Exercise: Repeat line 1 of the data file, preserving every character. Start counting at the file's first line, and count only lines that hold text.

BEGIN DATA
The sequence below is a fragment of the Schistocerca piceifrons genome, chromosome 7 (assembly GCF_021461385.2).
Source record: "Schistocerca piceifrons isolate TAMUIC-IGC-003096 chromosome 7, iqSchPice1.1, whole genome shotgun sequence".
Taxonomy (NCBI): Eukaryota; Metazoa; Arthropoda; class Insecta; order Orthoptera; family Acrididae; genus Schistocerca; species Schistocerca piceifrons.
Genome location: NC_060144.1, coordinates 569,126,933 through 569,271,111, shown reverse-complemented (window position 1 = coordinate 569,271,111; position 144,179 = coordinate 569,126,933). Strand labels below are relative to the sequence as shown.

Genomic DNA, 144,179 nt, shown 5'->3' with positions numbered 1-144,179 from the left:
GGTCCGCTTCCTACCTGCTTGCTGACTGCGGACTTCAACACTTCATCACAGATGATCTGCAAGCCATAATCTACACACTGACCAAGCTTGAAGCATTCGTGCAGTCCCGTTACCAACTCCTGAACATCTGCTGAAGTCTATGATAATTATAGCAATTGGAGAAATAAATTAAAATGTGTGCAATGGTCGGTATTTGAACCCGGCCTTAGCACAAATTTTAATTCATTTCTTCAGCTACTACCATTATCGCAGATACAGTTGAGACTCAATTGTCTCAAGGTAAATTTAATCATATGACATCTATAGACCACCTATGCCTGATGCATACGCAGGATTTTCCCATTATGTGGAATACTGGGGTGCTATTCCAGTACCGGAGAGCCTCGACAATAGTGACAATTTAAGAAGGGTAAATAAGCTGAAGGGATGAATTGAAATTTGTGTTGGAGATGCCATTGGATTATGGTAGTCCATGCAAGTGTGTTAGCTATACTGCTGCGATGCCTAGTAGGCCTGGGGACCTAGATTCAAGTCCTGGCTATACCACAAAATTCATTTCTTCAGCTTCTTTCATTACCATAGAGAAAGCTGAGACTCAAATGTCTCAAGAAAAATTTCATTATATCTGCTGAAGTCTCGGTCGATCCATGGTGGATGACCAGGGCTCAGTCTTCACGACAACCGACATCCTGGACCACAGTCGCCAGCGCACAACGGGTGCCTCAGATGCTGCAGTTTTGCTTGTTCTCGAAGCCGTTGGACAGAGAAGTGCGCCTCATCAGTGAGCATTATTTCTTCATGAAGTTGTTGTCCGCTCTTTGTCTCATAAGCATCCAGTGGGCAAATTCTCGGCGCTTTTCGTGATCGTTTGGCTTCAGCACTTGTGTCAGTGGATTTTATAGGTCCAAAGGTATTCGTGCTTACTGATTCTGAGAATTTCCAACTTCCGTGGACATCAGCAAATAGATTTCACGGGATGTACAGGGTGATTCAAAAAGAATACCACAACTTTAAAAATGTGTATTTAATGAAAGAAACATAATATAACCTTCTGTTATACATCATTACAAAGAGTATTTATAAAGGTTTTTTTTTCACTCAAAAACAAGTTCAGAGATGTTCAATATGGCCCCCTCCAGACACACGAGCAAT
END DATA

The sequence below is a fragment of the Schistocerca piceifrons genome, chromosome 7 (assembly GCF_021461385.2).